He had seemed almost frightened.  She had heard that breaking the legs of the crucified was mercy, that otherwise a victim could linger for days, until finally exhaustion or heart failure sent them to Hades.  Shattering the legs hastened a person's death, the shock and the pain too much for a mortal body to endure, the blood gathering at the site of the fracture depriving the rest of the body of its needs.  Having looked into his eyes as he gave the order, she could not help but wonder if he had feared she would somehow step down from the cross and escape his clutches if she had legs to walk on.  And now, without even legs to support her, he placed guards at her feet.  Who did he think would care enough to release them?  True, Romans were not much liked in Greece, but they were pirates.  What could anyone care for their fate?

Fate.  Destiny.  How she hated those words.  They echoed in her ears, spoken in Caesar's cool, confident, hateful voice.  It was her longing for purpose that had betrayed them all.  She had protected her homeland, put fear into all those who would look upon Amphipolis with avarice, and now she drifted aimlessly, filling her days with the fleeting pleasures of looting and pillaging.  When had she lost her ability to determine her own direction?  When had she stopped acting, stopped moving, simply let herself be carried on the tide of events that spiralled out from that single, desperate stand against Cortese?  ... Lyceus?

She blinked angrily, dismayed to find familiar tears blurring her vision, her brother's name evoking the empty loneliness she tried so hard to drown in temporal pleasures.  She closed her eyes, squeezing the grief out to trickle in the path of anguish long since dried.  Gods, she missed him.

They had been so close in age that she did not recall it, but her mother had always maintained that they had each been enchanted the moment they first laid eyes on each other.  Lyceus at his mother's breast, a tiny Xena on hands and knees straddling her mother's legs, two pairs of bright blue eyes locked on each other in rapt fascination.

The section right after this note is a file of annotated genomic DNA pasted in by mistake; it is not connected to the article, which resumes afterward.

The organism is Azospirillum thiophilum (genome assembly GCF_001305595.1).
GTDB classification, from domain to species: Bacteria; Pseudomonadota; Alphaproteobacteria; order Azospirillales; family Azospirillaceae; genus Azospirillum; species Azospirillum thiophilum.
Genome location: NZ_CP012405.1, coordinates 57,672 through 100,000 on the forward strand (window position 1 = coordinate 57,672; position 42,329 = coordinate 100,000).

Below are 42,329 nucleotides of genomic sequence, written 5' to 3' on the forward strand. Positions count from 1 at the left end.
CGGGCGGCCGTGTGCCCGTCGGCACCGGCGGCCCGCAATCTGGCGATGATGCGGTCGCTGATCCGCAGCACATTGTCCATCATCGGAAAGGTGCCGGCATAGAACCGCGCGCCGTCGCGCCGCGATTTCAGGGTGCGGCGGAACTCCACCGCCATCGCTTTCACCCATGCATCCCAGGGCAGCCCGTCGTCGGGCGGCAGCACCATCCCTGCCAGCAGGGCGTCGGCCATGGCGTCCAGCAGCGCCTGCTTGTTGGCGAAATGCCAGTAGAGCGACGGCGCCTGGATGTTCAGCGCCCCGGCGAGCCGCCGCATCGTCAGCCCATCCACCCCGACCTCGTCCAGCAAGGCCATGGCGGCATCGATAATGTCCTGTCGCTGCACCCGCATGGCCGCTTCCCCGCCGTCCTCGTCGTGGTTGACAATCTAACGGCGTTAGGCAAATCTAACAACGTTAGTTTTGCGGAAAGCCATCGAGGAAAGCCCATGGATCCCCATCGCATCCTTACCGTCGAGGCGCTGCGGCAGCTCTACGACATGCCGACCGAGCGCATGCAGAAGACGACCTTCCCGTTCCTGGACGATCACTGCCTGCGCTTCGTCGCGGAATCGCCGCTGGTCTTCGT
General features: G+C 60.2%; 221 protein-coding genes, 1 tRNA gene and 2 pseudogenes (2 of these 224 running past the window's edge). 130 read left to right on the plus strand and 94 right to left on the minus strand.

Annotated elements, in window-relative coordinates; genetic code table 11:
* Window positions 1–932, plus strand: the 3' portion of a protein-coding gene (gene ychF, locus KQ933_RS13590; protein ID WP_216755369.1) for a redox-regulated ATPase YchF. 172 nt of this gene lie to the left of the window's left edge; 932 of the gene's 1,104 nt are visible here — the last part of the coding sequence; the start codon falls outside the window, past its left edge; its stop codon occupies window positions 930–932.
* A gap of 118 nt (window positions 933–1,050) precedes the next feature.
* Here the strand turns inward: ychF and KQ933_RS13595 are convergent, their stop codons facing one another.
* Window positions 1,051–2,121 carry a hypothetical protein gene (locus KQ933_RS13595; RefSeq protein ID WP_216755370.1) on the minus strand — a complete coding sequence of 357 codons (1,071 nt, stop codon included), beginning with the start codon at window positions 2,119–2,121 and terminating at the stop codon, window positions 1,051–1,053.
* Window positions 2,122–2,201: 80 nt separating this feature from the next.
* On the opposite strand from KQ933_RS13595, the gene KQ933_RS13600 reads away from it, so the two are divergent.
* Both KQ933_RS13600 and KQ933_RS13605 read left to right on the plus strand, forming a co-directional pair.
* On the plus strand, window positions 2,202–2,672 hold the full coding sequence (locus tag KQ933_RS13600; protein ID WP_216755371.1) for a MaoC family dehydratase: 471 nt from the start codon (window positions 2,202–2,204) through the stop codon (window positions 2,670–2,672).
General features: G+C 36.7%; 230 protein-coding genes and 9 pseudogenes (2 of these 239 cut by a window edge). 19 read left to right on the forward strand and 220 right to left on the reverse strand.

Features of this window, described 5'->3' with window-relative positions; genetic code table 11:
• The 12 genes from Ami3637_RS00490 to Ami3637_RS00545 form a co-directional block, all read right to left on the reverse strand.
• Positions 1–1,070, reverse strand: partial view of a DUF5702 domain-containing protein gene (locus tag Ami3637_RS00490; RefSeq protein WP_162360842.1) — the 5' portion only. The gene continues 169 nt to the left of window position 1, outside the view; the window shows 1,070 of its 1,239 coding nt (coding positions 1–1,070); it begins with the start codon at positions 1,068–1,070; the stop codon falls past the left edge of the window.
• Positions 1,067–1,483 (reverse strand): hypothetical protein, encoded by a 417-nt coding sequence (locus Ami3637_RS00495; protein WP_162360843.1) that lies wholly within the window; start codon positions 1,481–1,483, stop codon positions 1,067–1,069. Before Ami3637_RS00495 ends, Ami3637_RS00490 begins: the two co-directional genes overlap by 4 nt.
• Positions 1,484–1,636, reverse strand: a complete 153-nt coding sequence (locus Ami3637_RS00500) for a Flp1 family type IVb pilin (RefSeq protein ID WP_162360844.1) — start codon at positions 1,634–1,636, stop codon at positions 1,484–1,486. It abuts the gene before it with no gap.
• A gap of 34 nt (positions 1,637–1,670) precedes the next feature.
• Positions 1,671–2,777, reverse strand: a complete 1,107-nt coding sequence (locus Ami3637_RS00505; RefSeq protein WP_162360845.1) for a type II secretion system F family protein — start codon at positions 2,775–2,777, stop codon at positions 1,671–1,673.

She recalled numerous hidings handed out with no other justification than that Lyceus had been caught at mischief.  It had always been assumed that where one trespassed, it could not have been without the other.  Of course, the assumption had nearly always been correct.

They had completed each other, and though she more often led than followed, at his death she had become lost.  She had finished what they had set out to do, and now ... what?  Now what was she to do?  And there had stood Caesar, proud and poised, arrogant to be sure, but so confident of his path, of his reason for being.

It was that utter certainty that had drawn her to him.  To be so sure that all things happened for a reason, no accidents, only fate ... she had wanted that.  She had wanted a destination, some point to give direction to her journey.  She had wanted someone to stand beside her, someone to crowd out the loneliness.  She had wanted it too much ... so much that she had wilfully ignored that whisper inside her, that soft voice of her instincts, that spoke of something other in Caesar, something strange, that told of something withheld, of reserve.